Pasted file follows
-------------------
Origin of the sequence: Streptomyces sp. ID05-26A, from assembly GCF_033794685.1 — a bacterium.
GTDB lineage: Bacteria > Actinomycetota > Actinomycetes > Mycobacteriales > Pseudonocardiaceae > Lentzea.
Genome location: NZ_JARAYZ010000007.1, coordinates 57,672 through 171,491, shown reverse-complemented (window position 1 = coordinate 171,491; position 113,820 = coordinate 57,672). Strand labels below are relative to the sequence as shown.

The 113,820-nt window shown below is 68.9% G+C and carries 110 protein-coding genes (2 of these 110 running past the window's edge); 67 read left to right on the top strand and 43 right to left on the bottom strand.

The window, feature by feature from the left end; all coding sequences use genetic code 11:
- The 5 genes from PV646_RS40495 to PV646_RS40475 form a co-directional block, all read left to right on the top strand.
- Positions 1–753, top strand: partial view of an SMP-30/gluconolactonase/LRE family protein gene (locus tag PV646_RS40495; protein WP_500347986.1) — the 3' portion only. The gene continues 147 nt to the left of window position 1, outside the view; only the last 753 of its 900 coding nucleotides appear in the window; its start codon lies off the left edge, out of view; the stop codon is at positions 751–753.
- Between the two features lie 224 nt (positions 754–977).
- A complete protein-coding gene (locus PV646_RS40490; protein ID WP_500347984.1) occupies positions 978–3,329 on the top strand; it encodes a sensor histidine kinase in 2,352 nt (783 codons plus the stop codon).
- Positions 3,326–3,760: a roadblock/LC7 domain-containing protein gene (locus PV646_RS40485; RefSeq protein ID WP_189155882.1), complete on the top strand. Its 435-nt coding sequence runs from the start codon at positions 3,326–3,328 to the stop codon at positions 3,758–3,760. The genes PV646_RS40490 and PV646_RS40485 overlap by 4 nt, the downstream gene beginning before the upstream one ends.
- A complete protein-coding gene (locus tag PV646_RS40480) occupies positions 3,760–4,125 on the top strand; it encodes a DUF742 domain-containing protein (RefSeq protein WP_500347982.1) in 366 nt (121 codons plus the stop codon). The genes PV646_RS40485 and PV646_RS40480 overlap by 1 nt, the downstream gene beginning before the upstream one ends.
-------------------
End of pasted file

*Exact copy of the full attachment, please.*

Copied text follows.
Origin of the sequence: Streptomyces sp. ID05-26A, from assembly GCF_033794685.1 — a bacterium.
GTDB lineage: Bacteria > Actinomycetota > Actinomycetes > Mycobacteriales > Pseudonocardiaceae > Lentzea.
Genome location: NZ_JARAYZ010000007.1, coordinates 57,672 through 171,491, shown reverse-complemented (window position 1 = coordinate 171,491; position 113,820 = coordinate 57,672). Strand labels below are relative to the sequence as shown.

The 113,820-nt window shown below is 68.9% G+C and carries 110 protein-coding genes (2 of these 110 running past the window's edge); 67 read left to right on the top strand and 43 right to left on the bottom strand.

The window, feature by feature from the left end; all coding sequences use genetic code 11:
- The 5 genes from PV646_RS40495 to PV646_RS40475 form a co-directional block, all read left to right on the top strand.
- Positions 1–753, top strand: partial view of an SMP-30/gluconolactonase/LRE family protein gene (locus tag PV646_RS40495; protein WP_500347986.1) — the 3' portion only. The gene continues 147 nt to the left of window position 1, outside the view; only the last 753 of its 900 coding nucleotides appear in the window; its start codon lies off the left edge, out of view; the stop codon is at positions 751–753.
- Between the two features lie 224 nt (positions 754–977).
- A complete protein-coding gene (locus PV646_RS40490; protein ID WP_500347984.1) occupies positions 978–3,329 on the top strand; it encodes a sensor histidine kinase in 2,352 nt (783 codons plus the stop codon).
- Positions 3,326–3,760: a roadblock/LC7 domain-containing protein gene (locus PV646_RS40485; RefSeq protein ID WP_189155882.1), complete on the top strand. Its 435-nt coding sequence runs from the start codon at positions 3,326–3,328 to the stop codon at positions 3,758–3,760. The genes PV646_RS40490 and PV646_RS40485 overlap by 4 nt, the downstream gene beginning before the upstream one ends.
- A complete protein-coding gene (locus tag PV646_RS40480) occupies positions 3,760–4,125 on the top strand; it encodes a DUF742 domain-containing protein (RefSeq protein WP_500347982.1) in 366 nt (121 codons plus the stop codon). The genes PV646_RS40485 and PV646_RS40480 overlap by 1 nt, the downstream gene beginning before the upstream one ends.